During the one to two hour interview, I try to discover the facility’s material and personnel flows so that I don’t recommend something that is infeasible or not aligned with the long- term plans. Usually the facility manager has “projects” that they would like to do and incorporating these into the energy survey is important, because if the facility manager doesn’t like the direction of your report, it will end up on a bookshelf (unread) somewhere for years.
Probably the most important outcome of the meeting with the facility manager is to appear non-threatening and supportive. If the facility manager believes that you are there to make his team look “bad” (by finding lots of savings within their existing operations), the facility manager will probably not want you to be successful. I have seen facility managers (or team members) withhold information or even sabotage a report effort when they felt threatened. To overcome a negative impression, I usually say, “I am here to help them quantify the savings that will justify getting more projects done that will make their lives easier,” and it really is true!
It is also critical to understand the hurdle rate, MARR or financial criteria that the facility manager expects for projects. This information helps you eliminate projects that are “beyond the payback period.”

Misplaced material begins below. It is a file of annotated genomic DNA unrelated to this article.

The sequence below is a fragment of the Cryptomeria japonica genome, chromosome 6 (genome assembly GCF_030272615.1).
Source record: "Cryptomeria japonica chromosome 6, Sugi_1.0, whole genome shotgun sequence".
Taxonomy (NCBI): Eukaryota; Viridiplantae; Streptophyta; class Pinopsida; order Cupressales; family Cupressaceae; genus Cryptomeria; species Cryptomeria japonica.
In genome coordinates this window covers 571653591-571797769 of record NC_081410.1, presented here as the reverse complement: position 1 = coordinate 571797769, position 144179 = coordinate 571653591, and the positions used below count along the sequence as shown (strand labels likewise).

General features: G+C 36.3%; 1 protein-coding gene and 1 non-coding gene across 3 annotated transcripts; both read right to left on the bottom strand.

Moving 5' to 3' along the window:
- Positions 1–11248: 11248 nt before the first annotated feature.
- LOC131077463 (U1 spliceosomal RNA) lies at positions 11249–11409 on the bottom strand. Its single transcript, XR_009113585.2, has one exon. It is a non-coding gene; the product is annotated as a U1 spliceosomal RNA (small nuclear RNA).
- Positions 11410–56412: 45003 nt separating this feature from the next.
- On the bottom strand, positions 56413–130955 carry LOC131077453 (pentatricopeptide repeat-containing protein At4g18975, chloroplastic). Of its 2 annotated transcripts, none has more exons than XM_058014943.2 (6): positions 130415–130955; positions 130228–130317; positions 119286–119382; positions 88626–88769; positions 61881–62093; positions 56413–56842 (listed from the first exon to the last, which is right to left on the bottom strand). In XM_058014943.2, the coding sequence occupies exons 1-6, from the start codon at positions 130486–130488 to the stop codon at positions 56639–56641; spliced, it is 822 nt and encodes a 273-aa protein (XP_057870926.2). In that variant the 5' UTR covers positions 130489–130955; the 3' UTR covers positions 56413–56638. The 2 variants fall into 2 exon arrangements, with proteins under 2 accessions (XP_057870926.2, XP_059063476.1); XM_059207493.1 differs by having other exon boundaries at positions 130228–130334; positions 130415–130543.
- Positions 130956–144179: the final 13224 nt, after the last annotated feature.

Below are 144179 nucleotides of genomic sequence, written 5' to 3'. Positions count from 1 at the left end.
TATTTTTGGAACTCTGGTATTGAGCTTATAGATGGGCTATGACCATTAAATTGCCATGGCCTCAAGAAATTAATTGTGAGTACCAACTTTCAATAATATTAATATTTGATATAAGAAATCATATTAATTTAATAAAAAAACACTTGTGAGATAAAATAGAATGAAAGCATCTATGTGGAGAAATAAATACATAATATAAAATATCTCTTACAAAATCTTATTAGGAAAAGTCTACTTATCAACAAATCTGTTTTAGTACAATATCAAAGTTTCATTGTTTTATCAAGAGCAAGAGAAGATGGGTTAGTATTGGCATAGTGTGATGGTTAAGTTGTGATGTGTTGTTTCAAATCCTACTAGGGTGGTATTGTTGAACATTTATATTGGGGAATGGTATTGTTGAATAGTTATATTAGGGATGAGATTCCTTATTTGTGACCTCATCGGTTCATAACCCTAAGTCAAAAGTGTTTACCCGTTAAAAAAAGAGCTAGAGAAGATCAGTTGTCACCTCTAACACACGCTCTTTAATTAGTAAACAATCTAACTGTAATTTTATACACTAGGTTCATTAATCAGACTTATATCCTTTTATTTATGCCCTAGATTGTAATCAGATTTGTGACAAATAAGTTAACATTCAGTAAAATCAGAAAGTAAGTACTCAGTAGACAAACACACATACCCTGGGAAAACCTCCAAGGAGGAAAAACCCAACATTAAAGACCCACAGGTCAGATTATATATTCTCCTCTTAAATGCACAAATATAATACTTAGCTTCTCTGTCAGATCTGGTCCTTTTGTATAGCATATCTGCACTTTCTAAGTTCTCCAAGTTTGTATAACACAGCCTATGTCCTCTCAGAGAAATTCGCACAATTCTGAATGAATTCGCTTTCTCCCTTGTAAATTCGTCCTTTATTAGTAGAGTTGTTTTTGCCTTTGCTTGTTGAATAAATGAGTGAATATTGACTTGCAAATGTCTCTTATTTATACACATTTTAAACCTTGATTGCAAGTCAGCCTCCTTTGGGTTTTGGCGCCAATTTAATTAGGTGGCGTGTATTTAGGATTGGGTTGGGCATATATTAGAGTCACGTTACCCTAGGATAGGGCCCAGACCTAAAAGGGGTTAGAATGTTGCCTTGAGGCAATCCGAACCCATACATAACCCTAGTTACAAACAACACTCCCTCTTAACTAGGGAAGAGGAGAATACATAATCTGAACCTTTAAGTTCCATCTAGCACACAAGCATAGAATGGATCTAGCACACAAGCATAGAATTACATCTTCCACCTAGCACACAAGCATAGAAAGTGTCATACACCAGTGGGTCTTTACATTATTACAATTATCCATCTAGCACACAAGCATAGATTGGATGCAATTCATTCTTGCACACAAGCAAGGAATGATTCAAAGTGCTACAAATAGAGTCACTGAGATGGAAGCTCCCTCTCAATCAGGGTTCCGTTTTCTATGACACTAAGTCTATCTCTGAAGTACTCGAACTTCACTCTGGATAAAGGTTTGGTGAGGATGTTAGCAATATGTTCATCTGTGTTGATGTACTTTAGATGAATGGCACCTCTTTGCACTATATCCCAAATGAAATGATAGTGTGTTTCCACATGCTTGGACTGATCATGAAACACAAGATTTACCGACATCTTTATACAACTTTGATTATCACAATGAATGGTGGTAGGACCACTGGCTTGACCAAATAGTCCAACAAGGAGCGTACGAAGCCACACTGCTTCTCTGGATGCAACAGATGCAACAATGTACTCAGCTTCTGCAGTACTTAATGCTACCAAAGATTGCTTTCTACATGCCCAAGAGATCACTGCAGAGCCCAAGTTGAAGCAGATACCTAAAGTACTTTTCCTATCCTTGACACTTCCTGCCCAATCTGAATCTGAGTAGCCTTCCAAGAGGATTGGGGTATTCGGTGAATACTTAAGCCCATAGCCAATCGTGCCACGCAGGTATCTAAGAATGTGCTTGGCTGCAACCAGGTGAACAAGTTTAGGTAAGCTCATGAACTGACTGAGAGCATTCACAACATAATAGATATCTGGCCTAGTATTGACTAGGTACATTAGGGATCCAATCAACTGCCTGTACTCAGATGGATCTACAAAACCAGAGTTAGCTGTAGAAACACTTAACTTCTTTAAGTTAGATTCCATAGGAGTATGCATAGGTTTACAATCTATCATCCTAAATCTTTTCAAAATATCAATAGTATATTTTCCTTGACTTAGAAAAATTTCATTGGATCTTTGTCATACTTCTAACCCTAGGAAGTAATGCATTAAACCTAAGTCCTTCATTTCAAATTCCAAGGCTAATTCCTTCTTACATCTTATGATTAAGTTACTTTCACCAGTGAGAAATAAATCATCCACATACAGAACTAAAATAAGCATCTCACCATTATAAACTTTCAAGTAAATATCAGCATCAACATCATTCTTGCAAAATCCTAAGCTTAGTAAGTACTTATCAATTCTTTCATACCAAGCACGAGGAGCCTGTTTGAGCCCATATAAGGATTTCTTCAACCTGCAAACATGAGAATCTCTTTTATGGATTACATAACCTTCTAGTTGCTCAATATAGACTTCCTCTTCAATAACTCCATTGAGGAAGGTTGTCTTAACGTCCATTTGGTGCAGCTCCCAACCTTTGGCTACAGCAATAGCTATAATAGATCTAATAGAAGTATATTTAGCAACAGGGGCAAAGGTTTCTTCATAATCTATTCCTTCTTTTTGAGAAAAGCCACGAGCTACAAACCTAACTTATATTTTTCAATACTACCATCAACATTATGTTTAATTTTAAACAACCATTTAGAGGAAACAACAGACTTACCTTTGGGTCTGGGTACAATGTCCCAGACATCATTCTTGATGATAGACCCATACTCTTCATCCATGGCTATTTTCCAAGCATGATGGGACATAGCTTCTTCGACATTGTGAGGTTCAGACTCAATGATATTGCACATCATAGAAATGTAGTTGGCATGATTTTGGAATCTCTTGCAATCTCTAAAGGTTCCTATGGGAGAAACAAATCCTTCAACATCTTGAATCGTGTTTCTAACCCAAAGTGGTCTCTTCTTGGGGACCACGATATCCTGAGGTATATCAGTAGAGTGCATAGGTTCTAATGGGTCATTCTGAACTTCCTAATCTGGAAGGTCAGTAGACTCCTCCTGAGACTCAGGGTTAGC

Understanding maintenance is key to the long-term success. If the maintenance team doesn’t understand the new system (that might be proposed in a project), it will fail. An analogy is the microwave oven in my kitchen: it can do all sorts of cool functions, but I have no idea how to do those and I just “get by” with the basics: open the door, input the time and push start. So if a maintenance team is “getting by” without training on things like economizer controls, waste heat recovery, etc., there will be opportunities for improvement. Also, if the facility does not have a maintenance policy towards compressed air leaks, motors, chillers, etc., that lack of policy usually correlates with a lot of opportunities… usually 5 to 15 percent savings!
Finally, safety is important (if you want to survive to the next audit). Safety glasses, ear protection, hard-hats in construction areas are good things to have in your toolbox. Don’t touch electrical systems (high voltage buses, etc.), be aware of potentially very hot surfaces in the mechanical room and never wear a neck tie (especially around motors). If a factory does not supply you with adequate safety gear, they probably won’t make energy management a priority either — so you could be wasting your time (and risking your life).
If you follow these fundamentals, you should be off to a good start.